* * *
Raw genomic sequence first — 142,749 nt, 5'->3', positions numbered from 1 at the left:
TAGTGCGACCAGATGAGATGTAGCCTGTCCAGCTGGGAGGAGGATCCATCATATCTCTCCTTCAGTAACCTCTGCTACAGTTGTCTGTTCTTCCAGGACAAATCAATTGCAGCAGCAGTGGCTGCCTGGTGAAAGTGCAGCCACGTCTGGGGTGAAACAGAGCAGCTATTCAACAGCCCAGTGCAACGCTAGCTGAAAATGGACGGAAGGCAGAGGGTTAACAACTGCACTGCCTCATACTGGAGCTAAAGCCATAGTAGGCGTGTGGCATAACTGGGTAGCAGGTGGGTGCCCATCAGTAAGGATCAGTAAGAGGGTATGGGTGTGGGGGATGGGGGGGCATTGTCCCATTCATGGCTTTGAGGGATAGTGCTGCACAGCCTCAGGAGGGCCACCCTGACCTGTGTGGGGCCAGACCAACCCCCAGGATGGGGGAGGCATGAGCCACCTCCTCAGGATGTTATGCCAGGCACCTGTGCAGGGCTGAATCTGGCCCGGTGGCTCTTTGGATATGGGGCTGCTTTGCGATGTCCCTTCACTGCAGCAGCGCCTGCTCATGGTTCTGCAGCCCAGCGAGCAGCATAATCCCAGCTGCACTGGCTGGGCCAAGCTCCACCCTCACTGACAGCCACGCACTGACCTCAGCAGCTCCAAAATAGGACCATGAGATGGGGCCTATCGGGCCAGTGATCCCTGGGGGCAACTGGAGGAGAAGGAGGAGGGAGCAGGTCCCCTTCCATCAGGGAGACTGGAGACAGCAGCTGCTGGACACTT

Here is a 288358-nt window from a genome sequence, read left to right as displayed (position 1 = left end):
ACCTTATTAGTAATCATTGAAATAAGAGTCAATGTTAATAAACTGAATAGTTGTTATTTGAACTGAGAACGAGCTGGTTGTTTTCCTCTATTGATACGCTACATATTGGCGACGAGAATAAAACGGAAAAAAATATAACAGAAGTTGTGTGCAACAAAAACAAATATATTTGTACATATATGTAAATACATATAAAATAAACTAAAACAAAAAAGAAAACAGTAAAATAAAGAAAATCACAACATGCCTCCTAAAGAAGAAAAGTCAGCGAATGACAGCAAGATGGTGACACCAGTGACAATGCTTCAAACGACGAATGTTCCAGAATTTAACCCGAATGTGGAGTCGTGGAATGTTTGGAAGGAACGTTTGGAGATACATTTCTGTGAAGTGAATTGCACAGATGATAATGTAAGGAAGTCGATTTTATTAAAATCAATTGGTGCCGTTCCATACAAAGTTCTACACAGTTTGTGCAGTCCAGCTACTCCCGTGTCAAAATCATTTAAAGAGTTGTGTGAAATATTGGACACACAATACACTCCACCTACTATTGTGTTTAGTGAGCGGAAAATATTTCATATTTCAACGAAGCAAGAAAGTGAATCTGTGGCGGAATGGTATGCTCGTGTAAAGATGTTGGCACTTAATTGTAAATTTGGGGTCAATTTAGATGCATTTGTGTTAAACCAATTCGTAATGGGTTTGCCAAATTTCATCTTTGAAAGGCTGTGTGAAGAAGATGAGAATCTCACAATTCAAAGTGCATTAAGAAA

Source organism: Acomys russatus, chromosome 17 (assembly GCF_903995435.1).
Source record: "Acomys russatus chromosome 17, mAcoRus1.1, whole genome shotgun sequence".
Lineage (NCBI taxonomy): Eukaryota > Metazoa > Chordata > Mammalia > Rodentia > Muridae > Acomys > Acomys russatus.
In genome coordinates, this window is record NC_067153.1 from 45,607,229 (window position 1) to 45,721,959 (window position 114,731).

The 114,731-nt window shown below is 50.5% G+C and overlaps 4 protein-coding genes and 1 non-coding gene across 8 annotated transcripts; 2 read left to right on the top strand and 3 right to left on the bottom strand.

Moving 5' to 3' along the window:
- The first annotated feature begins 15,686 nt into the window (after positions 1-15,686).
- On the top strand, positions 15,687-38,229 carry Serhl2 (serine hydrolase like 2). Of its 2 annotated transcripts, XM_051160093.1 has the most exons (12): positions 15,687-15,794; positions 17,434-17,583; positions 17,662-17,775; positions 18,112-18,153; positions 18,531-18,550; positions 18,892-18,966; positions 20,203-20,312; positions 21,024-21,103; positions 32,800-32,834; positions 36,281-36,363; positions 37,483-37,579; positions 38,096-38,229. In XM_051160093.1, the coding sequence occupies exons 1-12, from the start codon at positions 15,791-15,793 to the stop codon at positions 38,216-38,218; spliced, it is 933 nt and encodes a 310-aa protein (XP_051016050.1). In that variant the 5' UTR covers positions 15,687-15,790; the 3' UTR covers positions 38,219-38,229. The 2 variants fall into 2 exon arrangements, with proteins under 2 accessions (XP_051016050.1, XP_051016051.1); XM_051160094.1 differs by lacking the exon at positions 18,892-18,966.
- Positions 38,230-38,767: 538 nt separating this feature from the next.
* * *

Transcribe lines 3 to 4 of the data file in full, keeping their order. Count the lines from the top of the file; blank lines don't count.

Here is a 288358-nt window from a genome sequence, read left to right as displayed (position 1 = left end):
ACCTTATTAGTAATCATTGAAATAAGAGTCAATGTTAATAAACTGAATAGTTGTTATTTGAACTGAGAACGAGCTGGTTGTTTTCCTCTATTGATACGCTACATATTGGCGACGAGAATAAAACGGAAAAAAATATAACAGAAGTTGTGTGCAACAAAAACAAATATATTTGTACATATATGTAAATACATATAAAATAAACTAAAACAAAAAAGAAAACAGTAAAATAAAGAAAATCACAACATGCCTCCTAAAGAAGAAAAGTCAGCGAATGACAGCAAGATGGTGACACCAGTGACAATGCTTCAAACGACGAATGTTCCAGAATTTAACCCGAATGTGGAGTCGTGGAATGTTTGGAAGGAACGTTTGGAGATACATTTCTGTGAAGTGAATTGCACAGATGATAATGTAAGGAAGTCGATTTTATTAAAATCAATTGGTGCCGTTCCATACAAAGTTCTACACAGTTTGTGCAGTCCAGCTACTCCCGTGTCAAAATCATTTAAAGAGTTGTGTGAAATATTGGACACACAATACACTCCACCTACTATTGTGTTTAGTGAGCGGAAAATATTTCATATTTCAACGAAGCAAGAAAGTGAATCTGTGGCGGAATGGTATGCTCGTGTAAAGATGTTGGCACTTAATTGTAAATTTGGGGTCAATTTAGATGCATTTGTGTTAAACCAATTCGTAATGGGTTTGCCAAATTTCATCTTTGAAAGGCTGTGTGAAGAAGATGAGAATCTCACAATTCAAAGTGCATTAAGAAA